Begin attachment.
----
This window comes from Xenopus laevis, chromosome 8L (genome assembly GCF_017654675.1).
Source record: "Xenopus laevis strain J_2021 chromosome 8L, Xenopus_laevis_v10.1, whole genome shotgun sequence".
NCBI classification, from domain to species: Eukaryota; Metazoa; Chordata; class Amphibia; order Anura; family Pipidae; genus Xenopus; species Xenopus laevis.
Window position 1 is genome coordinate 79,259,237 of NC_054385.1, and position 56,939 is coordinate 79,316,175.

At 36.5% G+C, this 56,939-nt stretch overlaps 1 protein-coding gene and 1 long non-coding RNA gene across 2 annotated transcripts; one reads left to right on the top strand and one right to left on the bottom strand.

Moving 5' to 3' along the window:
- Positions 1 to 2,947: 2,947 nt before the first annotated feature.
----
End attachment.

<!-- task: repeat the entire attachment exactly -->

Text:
This window comes from Xenopus laevis, chromosome 8L (genome assembly GCF_017654675.1).
Source record: "Xenopus laevis strain J_2021 chromosome 8L, Xenopus_laevis_v10.1, whole genome shotgun sequence".
NCBI classification, from domain to species: Eukaryota; Metazoa; Chordata; class Amphibia; order Anura; family Pipidae; genus Xenopus; species Xenopus laevis.
Window position 1 is genome coordinate 79,259,237 of NC_054385.1, and position 56,939 is coordinate 79,316,175.

At 36.5% G+C, this 56,939-nt stretch overlaps 1 protein-coding gene and 1 long non-coding RNA gene across 2 annotated transcripts; one reads left to right on the top strand and one right to left on the bottom strand.

Moving 5' to 3' along the window:
- Positions 1 to 2,947: 2,947 nt before the first annotated feature.